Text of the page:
This story was compiled by Elizabeth Karier, with reports from Richard Baert, Hazel Bradford, James Comtois, Meaghan Kilroy, Rob Kozlowski and Robert Steyer.
History, personal and business development, and finance are at the top of the summer reading lists of some Pensions & Investments' readers.
But if you fear the summer book bag might get too heavy, don't worry. It holds a smattering of sports, mystery and nostalgia, as well.
Several of the must-read books combine history with finance, or intrigue: “The Richest Man Who Ever Lived: The Life and Times of Jacob Fugger”; “The House of Morgan: An American Banking Dynasty and the Rise of Modern Finance”; and “Red Notice: A True Story of High Finance, Murder, and One Man's Fight for Justice,” the story of Bill Browder and Hermitage Capital in Russia.
Domonkos L. Koltai, a partner and co-founder of investment bank PL Advisors, New York, who is reading the story of Mr. Fugger, said of the biography of a late-medieval banker: “I ... love a good biography of unknown but important historical characters.”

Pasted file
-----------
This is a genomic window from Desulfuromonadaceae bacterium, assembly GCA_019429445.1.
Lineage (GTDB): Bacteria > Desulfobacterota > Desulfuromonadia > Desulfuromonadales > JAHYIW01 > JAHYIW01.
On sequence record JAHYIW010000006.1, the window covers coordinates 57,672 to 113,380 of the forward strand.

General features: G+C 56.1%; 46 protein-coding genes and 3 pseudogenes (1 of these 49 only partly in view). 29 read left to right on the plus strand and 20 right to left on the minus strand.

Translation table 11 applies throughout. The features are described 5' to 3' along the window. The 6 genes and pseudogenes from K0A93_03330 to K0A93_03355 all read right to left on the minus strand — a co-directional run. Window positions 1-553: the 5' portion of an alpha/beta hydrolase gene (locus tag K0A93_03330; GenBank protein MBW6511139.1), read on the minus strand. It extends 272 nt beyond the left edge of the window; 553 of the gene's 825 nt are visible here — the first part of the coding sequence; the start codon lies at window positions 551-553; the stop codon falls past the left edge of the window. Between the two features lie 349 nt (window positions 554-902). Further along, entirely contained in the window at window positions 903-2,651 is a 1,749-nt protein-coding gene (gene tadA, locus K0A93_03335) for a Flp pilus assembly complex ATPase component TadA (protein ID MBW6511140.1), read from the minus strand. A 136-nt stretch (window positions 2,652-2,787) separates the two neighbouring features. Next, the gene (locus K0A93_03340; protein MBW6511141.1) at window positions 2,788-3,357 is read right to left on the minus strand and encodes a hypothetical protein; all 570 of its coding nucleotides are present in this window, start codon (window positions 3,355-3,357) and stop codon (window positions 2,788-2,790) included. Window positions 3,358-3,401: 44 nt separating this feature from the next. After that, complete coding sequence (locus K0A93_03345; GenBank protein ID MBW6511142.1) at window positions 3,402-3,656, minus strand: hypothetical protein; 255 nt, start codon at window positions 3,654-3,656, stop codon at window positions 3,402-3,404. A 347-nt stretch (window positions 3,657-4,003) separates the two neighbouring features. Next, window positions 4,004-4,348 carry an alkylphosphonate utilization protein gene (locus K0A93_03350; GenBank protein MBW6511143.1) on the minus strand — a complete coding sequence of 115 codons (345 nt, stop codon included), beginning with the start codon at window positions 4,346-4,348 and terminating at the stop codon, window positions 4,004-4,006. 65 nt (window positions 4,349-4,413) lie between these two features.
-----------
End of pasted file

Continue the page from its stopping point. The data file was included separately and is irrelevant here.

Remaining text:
The summer reading of Mansco Perry III, executive director and chief investment officer at the Minnesota State Board of Investment, St. Paul, reflects his love of history. It includes “Team of Rivals: The Political Genius of Abraham Lincoln” and “Bricks Without Straw” by Albion Winegar Tourgee, written in the late 1800s, about life in the American South during the end of Reconstruction. Also on his list is “Looking Backward: 2000-1887”; a utopian tale of what life would be like in the year 2000 that was written in the late 1800s.
“Team of Rivals” also made the list of Ronald O'Hanley, president and CEO of State Street Global Advisors, Chicago, who called it the “best book on leadership ever ... the best business book ever written, though it is not about business. If ever one wants to learn how to put in place a diverse, effective leadership team, study Lincoln.”